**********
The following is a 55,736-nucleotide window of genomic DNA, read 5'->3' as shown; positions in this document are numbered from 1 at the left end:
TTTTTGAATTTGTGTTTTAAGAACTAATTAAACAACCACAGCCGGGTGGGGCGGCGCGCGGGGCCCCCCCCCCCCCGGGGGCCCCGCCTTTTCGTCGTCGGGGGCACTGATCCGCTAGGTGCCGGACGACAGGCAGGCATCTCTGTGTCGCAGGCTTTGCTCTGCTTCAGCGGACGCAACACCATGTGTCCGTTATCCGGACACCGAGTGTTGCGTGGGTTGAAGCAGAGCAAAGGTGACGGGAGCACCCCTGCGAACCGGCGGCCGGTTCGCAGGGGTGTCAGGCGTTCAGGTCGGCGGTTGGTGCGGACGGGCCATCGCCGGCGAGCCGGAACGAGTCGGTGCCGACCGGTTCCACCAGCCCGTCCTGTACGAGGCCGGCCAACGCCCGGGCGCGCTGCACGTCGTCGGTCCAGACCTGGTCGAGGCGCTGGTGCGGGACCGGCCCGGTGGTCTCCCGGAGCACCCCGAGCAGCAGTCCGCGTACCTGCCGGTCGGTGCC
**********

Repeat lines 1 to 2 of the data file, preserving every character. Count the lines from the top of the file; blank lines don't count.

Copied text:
The following is a 55,736-nucleotide window of genomic DNA, read 5'->3' as shown; positions in this document are numbered from 1 at the left end:
TTTTTGAATTTGTGTTTTAAGAACTAATTAAACAACCACAGCCGGGTGGGGCGGCGCGCGGGGCCCCCCCCCCCCCGGGGGCCCCGCCTTTTCGTCGTCGGGGGCACTGATCCGCTAGGTGCCGGACGACAGGCAGGCATCTCTGTGTCGCAGGCTTTGCTCTGCTTCAGCGGACGCAACACCATGTGTCCGTTATCCGGACACCGAGTGTTGCGTGGGTTGAAGCAGAGCAAAGGTGACGGGAGCACCCCTGCGAACCGGCGGCCGGTTCGCAGGGGTGTCAGGCGTTCAGGTCGGCGGTTGGTGCGGACGGGCCATCGCCGGCGAGCCGGAACGAGTCGGTGCCGACCGGTTCCACCAGCCCGTCCTGTACGAGGCCGGCCAACGCCCGGGCGCGCTGCACGTCGTCGGTCCAGACCTGGTCGAGGCGCTGGTGCGGGACCGGCCCGGTGGTCTCCCGGAGCACCCCGAGCAGCAGTCCGCGTACCTGCCGGTCGGTGCC